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'What Happened': We've All Been Asking Ourselves That, And Clinton Has The Painful Answers

By Hannah Sole | Books | September 19, 2017 | Comments ()

By Hannah Sole | Books | September 19, 2017 |


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Oh boy. Where to start with this book? For starters, it’s going to annoy a lot of people. And I’m not going to lie — some of it hurts. Clinton writes that when she watches Trump on the news, or reads about him in the papers, it’s like picking at a scab. The book is a bit like that. It’s an often painful look at what might have been. And even though she says in the introduction that she doesn’t “have all the answers, and this isn’t a comprehensive account of the 2016 race”, it feels pretty comprehensive to me.

Let’s be brutally honest about two things. 1: There is no such thing as an unbiased reading of this book. And 2: How you respond to Clinton’s book will depend entirely on what you want from it.

Do you want her to fall on her sword? Are you expecting 400 pages of Clinton screaming mea culpa for not defeating Trump? If so, you will be disappointed. She owns her mistakes, and there are things that she wishes she could have done differently. But — and this is the part that has wound up lots of other readers — she is also quick to point out that there were plenty of other factors that contributed to Trump being sworn in rather than her. And she doesn’t hold back.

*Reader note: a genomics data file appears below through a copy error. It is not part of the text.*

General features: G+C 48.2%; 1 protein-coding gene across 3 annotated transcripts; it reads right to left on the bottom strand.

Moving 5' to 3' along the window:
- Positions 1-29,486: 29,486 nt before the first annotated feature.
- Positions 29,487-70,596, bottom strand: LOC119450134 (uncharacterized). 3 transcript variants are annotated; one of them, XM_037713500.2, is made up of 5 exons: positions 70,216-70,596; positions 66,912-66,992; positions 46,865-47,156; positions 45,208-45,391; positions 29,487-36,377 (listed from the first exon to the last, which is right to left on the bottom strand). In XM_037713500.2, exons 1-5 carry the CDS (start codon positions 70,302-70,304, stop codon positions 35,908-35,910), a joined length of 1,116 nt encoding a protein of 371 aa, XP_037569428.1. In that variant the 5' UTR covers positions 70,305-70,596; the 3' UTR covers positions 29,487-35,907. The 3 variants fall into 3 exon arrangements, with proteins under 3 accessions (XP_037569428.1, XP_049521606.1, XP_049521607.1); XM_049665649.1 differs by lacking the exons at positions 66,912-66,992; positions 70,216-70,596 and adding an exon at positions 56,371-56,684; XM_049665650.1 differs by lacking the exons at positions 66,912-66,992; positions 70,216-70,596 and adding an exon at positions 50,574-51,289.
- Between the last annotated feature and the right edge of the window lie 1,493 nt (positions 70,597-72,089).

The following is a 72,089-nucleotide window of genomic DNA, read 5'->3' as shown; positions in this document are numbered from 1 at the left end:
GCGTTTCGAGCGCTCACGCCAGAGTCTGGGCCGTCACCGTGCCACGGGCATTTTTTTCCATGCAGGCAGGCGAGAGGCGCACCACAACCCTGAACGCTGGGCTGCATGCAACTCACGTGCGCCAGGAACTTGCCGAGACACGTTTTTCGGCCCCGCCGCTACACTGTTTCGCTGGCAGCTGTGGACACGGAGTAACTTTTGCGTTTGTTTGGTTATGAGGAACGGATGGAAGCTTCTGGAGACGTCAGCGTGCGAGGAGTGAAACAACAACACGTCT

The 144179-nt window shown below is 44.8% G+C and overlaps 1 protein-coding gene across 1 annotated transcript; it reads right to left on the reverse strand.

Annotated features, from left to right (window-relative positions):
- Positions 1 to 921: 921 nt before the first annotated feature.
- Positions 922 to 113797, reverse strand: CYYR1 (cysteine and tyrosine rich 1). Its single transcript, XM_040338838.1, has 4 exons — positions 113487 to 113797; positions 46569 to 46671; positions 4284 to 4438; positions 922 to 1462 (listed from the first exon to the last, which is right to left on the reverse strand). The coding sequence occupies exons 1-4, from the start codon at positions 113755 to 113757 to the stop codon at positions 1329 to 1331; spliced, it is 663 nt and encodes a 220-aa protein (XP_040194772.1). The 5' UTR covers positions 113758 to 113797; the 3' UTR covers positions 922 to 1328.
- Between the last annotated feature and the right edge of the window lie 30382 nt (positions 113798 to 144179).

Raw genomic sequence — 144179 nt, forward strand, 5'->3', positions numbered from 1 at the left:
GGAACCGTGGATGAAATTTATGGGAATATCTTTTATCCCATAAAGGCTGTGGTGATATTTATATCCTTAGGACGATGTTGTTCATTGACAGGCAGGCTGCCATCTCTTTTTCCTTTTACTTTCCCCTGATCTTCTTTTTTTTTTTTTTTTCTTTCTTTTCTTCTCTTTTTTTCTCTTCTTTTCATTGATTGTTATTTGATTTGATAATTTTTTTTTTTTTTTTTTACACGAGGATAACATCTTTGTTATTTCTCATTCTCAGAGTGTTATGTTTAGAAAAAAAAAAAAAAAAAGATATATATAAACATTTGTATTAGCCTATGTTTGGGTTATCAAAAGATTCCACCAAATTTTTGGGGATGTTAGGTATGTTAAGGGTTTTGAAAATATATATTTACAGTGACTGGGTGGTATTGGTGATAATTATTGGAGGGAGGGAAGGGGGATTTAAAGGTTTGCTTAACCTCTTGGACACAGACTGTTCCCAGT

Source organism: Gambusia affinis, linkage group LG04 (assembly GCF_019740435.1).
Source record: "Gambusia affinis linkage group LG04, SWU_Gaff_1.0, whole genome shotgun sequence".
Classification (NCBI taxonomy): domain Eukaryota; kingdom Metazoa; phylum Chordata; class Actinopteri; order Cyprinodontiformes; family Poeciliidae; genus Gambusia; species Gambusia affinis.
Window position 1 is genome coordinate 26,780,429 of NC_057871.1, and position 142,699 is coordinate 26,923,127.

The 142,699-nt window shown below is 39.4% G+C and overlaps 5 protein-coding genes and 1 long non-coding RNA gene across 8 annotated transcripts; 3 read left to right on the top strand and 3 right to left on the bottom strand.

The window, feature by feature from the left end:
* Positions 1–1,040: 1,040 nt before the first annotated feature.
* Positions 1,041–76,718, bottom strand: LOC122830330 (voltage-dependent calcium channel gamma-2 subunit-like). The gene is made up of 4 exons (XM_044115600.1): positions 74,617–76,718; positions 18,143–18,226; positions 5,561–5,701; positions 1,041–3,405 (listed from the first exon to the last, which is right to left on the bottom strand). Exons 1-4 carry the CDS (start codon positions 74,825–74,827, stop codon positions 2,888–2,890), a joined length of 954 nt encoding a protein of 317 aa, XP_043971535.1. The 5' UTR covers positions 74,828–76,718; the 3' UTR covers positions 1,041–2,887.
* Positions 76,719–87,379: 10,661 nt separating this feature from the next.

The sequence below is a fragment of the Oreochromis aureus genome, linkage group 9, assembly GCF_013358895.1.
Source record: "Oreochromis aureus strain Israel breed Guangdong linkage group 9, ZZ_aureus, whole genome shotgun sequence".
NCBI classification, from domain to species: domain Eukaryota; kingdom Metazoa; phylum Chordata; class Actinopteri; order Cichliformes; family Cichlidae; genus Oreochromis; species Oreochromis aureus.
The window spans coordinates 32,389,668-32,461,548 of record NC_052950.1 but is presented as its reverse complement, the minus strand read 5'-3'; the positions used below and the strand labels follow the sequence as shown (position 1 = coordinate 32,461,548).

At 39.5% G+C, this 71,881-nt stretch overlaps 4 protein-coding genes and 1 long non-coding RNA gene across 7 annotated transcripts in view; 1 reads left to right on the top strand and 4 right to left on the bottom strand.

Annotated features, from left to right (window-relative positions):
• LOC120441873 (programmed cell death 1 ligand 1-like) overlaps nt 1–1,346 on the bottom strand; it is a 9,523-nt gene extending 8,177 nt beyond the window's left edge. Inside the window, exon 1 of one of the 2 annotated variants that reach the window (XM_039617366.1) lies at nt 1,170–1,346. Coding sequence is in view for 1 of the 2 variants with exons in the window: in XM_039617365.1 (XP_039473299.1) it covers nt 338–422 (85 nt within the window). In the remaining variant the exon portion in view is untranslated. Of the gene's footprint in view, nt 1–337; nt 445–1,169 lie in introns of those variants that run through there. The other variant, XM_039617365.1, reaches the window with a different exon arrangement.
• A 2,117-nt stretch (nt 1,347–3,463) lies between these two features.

Do you want her to be begging for absolution? Because you won’t get that. A lot of people seem to be adding a question mark to the title, but What Happened isn’t an incredulous rhetorical question from a woman who doesn’t know why she isn’t in the White House right now.

If you want her to explain the complexity of the clusterfuck that was 2016’s presidential election in a calm and rational way, then great. You’ve got it. Just as she was the most qualified candidate, so is she the most qualified narrator for her story. Her perspective is smart, knowledgeable, thorough, and full of data. There is an awareness of shortcomings, but an admirable refusal to take the fall for all the other myriad reasons that President Trump is now a thing.

She points a lot of fingers. She will take her share of the blame, but so too must others. If you’re a Bernie Bro, there are some passages you won’t like. Also facing her steely glare is the political press, who she says treated Trump as a lucrative source of clicks and shifted the narrative away from policies to spectacle.

She had powerful and influential enemies. You may need to brace yourself for the chapter on ‘Those Damn Emails’, where she has some stern words for Comey, and on the following chapter exploring Putin’s interference, which she says should be seen as an act of war.

But it wasn’t just people that were against her. Even though it seemed inevitable that Clinton would become President, she is honest that it was always going to be an uphill battle. Looking at history, “It was exceedingly difficult for either party to hold on to the White House for more than eight years.” Being a ‘continuity’ candidate rather than a ‘change’ candidate was a challenge. Her last name was more of a hindrance than a headstart; she is fully aware of ‘Clinton fatigue’.